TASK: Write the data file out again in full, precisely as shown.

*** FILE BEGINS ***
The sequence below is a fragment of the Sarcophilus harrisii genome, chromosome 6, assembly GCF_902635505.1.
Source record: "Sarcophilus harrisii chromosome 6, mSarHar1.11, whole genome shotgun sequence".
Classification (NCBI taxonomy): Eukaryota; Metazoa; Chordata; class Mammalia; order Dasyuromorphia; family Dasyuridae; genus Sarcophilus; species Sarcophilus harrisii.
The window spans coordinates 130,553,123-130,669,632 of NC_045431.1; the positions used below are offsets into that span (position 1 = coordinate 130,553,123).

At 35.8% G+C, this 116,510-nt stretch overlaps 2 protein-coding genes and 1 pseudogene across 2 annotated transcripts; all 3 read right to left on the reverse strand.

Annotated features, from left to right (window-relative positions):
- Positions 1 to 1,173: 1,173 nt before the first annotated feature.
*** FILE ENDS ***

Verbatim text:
The sequence below is a fragment of the Sarcophilus harrisii genome, chromosome 6, assembly GCF_902635505.1.
Source record: "Sarcophilus harrisii chromosome 6, mSarHar1.11, whole genome shotgun sequence".
Classification (NCBI taxonomy): Eukaryota; Metazoa; Chordata; class Mammalia; order Dasyuromorphia; family Dasyuridae; genus Sarcophilus; species Sarcophilus harrisii.
The window spans coordinates 130,553,123-130,669,632 of NC_045431.1; the positions used below are offsets into that span (position 1 = coordinate 130,553,123).

At 35.8% G+C, this 116,510-nt stretch overlaps 2 protein-coding genes and 1 pseudogene across 2 annotated transcripts; all 3 read right to left on the reverse strand.

Annotated features, from left to right (window-relative positions):
- Positions 1 to 1,173: 1,173 nt before the first annotated feature.